Shopperazzi: Should you buy the Kindle? We tell you

Image source: iStock

If your idea of a day well spent is being immersed in the pages of a book, buying a Kindle is, as they say, a no-brainer. But why? We tell you.

Image source: iStock/Adrian Hancu
iSock/Adrian Hancu

Putting the bells and whistles aside, Kindle is the closest experience you will have to holding a book made of papyrus in your hand, and then some.

It is thinner and lighter (200 grams) than most books, has got the optimum size (roughly as big as the palm of your hand), has a superb backlit screen which incredibly looks more paper than paper. Really does!

I, for one, for a long time, have been averse to the idea of reading a book from a screen. For, I had held, the experience of holding a book and turning the pages of paper is a sacred, almost spiritual, experience and cannot be replicated.

That is, until I went through the Kindle ritual. As cited above, not only is the look of the pages surprisingly ’bookish’, even flipping the pages from any part of the screen is as intuitive as in a book.  And, you can save on the saliva too!

The other winner is that Kindle is meant for long form reading, it doesn’t burn your eyes and is in fact incredibly very easy on the eye, if you know what I mean. This is a far cry from the reading experience from a normal laptop or a table or a phablet, where the glare has the tendency to sandpapers your eyes.

The backlit technology has another, maybe unintended, benefit. Unlike other devices where the glare from the screen in a dark room can be disconcerting for others about to get their eight hours of the dreamless, the Kindle is well behaved. You don’t pepper the room with a searchlight.

Image source: iStock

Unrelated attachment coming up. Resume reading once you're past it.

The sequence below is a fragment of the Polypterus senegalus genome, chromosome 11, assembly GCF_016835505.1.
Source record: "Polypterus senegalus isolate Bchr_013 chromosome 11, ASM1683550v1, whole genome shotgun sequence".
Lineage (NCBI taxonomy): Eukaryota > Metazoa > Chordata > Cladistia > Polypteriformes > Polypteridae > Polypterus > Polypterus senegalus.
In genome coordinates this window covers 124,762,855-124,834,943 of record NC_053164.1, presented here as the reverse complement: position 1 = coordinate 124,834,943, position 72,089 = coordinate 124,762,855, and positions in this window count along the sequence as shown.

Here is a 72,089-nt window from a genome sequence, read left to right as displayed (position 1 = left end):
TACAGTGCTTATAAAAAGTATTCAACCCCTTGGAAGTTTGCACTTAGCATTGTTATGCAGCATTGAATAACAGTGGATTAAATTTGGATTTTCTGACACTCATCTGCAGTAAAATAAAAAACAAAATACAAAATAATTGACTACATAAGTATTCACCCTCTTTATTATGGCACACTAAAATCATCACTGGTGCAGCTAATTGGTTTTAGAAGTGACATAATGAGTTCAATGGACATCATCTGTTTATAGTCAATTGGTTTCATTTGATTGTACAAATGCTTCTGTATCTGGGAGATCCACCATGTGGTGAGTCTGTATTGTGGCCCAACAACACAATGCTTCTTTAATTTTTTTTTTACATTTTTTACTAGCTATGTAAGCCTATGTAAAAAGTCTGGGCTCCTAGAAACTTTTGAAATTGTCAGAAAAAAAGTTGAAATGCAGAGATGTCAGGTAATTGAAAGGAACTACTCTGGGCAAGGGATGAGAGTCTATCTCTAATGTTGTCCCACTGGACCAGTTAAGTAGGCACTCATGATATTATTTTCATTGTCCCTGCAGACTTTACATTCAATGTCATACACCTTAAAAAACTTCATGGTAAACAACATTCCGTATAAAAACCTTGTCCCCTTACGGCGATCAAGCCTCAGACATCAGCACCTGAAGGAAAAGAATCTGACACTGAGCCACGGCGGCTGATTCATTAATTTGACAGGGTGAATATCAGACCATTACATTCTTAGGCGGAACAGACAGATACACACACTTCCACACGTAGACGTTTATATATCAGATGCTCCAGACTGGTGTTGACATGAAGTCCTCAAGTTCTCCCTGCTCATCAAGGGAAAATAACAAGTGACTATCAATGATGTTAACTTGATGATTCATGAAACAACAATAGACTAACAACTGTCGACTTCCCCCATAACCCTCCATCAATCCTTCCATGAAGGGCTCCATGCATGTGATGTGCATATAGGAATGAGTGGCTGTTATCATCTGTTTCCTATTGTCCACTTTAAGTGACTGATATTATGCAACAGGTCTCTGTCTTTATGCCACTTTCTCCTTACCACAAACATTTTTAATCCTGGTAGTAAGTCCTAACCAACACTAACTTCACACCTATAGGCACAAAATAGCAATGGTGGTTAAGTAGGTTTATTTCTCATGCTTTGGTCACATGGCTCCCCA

Image source: iStock

The battery doesn’t last weeks as the product promises, because that is calculated at 30 minutes per day of use. But even at 2-hour use per day, a single charge lasts you a full week at the minimum. You really can’t complain with that, can you?

You can also personalise your reading experience, change the fonts, the size, the brightness. Extremely useful this, especially to senior citizens or those who are more comfortable with larger typesets.

But, for me what clinches the deal is that, one, that the wait is over; and two, the discounts over the hard copy books.

It is a surreal feeling when you realise that the whole universe of books is open to you at the click of a button. Most books are not only available but can be downloaded in minutes, if not seconds. So, bye, bye waiting.

Not that I will read all the books (which will take many lifetimes), but the very fact that potentially any book in the world is a click and some rupees away, is like having a bookstore right at home. The only caveat being that you need a credit card and a wifi connection.

Plus, most ebooks come with at least a 20 per cent or more mark down on the listed price. Over time, while you may not completely recover the cost of the device, there is an evident upside in terms of comfort and convenience.

A surprisingly huge cache of classics are available on the Kindle ebook store without paying a penny.

If you have cottoned on, then you can buy the device from at Rs 10,999 for the Kindle Papperwhite with wifi. And, Rs 13,999 for the 3G version, if you want to download books on the go.